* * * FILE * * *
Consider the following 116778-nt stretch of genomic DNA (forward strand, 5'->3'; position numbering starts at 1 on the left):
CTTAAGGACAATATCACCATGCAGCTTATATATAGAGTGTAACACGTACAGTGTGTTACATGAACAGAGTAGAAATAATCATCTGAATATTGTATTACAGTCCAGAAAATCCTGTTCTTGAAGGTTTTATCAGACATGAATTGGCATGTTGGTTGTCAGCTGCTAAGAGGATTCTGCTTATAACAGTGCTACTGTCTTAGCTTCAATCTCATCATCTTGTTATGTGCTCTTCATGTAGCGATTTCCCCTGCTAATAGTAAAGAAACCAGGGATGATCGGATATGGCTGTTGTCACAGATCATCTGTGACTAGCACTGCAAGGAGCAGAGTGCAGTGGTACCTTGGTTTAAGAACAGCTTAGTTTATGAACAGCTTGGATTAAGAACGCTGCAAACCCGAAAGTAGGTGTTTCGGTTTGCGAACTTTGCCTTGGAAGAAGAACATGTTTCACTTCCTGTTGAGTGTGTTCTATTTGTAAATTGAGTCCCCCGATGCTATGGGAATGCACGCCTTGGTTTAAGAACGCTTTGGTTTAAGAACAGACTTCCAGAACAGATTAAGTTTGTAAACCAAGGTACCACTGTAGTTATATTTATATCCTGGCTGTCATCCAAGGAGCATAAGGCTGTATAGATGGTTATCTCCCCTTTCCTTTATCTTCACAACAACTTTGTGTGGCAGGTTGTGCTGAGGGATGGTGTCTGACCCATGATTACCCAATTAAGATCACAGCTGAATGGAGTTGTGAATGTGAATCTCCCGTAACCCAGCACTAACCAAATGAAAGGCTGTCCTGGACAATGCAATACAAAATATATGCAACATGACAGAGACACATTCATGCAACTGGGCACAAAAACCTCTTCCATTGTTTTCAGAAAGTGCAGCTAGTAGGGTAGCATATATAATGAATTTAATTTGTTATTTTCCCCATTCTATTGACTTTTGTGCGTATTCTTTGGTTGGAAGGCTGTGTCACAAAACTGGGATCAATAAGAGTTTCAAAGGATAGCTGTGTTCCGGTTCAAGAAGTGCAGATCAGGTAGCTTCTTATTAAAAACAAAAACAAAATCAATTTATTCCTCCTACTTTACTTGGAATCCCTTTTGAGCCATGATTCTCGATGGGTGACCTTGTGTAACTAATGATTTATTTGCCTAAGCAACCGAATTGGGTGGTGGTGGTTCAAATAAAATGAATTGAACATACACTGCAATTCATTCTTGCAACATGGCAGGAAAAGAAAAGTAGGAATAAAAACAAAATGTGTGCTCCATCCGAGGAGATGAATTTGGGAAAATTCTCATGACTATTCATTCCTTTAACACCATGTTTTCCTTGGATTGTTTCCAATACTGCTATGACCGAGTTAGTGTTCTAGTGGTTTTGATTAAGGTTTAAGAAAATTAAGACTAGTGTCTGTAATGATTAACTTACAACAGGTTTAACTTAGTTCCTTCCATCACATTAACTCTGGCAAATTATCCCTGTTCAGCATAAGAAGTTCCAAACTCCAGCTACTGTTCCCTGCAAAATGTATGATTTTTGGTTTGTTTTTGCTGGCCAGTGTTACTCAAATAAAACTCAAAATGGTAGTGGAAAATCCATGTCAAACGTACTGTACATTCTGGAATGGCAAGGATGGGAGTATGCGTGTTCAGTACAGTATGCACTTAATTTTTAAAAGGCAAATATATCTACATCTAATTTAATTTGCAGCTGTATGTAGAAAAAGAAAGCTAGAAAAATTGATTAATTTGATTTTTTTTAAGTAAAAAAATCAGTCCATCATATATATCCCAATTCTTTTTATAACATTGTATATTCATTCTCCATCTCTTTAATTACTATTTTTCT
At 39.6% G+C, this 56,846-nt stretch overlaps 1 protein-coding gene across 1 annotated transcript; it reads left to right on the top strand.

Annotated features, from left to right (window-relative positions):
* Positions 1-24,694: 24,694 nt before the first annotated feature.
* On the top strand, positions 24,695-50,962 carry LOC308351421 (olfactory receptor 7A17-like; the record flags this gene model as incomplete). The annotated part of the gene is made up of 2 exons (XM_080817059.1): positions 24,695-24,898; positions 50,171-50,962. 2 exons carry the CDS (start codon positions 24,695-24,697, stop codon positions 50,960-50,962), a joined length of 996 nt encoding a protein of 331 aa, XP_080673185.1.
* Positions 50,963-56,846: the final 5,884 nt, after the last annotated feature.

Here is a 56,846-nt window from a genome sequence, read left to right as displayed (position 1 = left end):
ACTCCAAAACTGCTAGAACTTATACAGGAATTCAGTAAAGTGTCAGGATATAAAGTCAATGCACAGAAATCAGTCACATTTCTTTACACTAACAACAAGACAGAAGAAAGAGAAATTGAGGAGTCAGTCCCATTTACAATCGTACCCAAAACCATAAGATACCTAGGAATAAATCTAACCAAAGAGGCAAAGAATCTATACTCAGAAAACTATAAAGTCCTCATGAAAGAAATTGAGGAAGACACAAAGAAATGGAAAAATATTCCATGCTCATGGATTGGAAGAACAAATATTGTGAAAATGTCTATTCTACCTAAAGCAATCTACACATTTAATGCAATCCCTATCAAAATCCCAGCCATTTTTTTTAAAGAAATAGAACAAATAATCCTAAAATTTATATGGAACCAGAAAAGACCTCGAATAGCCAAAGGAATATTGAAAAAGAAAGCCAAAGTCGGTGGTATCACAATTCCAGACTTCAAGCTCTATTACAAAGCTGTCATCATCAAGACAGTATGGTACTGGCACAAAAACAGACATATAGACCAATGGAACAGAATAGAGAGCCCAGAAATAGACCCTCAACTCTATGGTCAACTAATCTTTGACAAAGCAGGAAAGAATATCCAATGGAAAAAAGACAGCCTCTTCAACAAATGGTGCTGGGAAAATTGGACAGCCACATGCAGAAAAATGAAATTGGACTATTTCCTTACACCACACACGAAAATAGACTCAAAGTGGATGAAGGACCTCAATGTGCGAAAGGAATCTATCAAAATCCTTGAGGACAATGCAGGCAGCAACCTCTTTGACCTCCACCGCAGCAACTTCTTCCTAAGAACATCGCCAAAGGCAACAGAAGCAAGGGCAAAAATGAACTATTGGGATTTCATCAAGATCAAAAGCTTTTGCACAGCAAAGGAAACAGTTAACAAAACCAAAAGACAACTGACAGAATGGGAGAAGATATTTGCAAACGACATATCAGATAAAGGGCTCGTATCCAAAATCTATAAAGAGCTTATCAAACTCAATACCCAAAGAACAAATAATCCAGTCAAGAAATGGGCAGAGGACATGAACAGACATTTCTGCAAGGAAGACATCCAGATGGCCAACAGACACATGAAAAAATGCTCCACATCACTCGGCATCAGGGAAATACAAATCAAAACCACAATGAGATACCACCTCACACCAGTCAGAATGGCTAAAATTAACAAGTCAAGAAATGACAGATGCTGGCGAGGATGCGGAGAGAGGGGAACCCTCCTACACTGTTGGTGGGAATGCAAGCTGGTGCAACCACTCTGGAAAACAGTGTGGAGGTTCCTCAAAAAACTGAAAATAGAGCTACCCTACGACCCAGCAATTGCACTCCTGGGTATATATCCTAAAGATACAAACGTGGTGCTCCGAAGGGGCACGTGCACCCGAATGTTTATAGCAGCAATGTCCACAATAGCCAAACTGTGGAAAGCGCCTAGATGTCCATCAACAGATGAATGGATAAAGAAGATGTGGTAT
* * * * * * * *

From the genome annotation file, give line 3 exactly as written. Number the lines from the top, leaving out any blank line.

At 39.6% G+C, this 56,846-nt stretch overlaps 1 protein-coding gene across 1 annotated transcript; it reads left to right on the top strand.